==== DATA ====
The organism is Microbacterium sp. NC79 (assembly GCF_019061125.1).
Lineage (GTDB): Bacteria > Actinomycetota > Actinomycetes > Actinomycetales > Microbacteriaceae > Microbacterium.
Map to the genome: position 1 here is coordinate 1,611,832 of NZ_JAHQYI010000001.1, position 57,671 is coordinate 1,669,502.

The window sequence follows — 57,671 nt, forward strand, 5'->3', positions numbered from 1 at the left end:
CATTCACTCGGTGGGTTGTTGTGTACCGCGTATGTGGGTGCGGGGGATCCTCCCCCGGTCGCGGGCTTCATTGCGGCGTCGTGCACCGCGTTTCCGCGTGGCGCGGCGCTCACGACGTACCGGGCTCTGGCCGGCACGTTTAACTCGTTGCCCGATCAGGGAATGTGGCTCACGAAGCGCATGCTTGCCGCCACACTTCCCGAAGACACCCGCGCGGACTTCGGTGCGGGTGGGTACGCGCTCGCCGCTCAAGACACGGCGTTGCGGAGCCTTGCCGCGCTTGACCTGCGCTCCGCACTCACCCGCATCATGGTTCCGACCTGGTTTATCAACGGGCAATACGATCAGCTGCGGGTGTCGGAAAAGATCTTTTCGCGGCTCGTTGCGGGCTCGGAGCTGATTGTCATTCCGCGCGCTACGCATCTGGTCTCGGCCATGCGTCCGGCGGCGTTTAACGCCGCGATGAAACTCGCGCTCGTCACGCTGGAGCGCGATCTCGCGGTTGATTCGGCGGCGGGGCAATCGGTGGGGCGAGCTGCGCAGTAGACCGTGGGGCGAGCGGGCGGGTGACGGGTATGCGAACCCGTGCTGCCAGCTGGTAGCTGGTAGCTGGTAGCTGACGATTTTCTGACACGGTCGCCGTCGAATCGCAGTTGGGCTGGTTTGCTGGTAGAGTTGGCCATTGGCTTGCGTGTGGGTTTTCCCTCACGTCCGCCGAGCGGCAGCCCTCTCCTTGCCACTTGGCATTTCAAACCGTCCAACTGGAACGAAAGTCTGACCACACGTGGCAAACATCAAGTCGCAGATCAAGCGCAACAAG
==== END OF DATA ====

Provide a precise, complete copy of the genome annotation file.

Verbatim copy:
The organism is Microbacterium sp. NC79 (assembly GCF_019061125.1).
Lineage (GTDB): Bacteria > Actinomycetota > Actinomycetes > Actinomycetales > Microbacteriaceae > Microbacterium.
Map to the genome: position 1 here is coordinate 1,611,832 of NZ_JAHQYI010000001.1, position 57,671 is coordinate 1,669,502.

The window sequence follows — 57,671 nt, forward strand, 5'->3', positions numbered from 1 at the left end:
CATTCACTCGGTGGGTTGTTGTGTACCGCGTATGTGGGTGCGGGGGATCCTCCCCCGGTCGCGGGCTTCATTGCGGCGTCGTGCACCGCGTTTCCGCGTGGCGCGGCGCTCACGACGTACCGGGCTCTGGCCGGCACGTTTAACTCGTTGCCCGATCAGGGAATGTGGCTCACGAAGCGCATGCTTGCCGCCACACTTCCCGAAGACACCCGCGCGGACTTCGGTGCGGGTGGGTACGCGCTCGCCGCTCAAGACACGGCGTTGCGGAGCCTTGCCGCGCTTGACCTGCGCTCCGCACTCACCCGCATCATGGTTCCGACCTGGTTTATCAACGGGCAATACGATCAGCTGCGGGTGTCGGAAAAGATCTTTTCGCGGCTCGTTGCGGGCTCGGAGCTGATTGTCATTCCGCGCGCTACGCATCTGGTCTCGGCCATGCGTCCGGCGGCGTTTAACGCCGCGATGAAACTCGCGCTCGTCACGCTGGAGCGCGATCTCGCGGTTGATTCGGCGGCGGGGCAATCGGTGGGGCGAGCTGCGCAGTAGACCGTGGGGCGAGCGGGCGGGTGACGGGTATGCGAACCCGTGCTGCCAGCTGGTAGCTGGTAGCTGGTAGCTGACGATTTTCTGACACGGTCGCCGTCGAATCGCAGTTGGGCTGGTTTGCTGGTAGAGTTGGCCATTGGCTTGCGTGTGGGTTTTCCCTCACGTCCGCCGAGCGGCAGCCCTCTCCTTGCCACTTGGCATTTCAAACCGTCCAACTGGAACGAAAGTCTGACCACACGTGGCAAACATCAAGTCGCAGATCAAGCGCAACAAG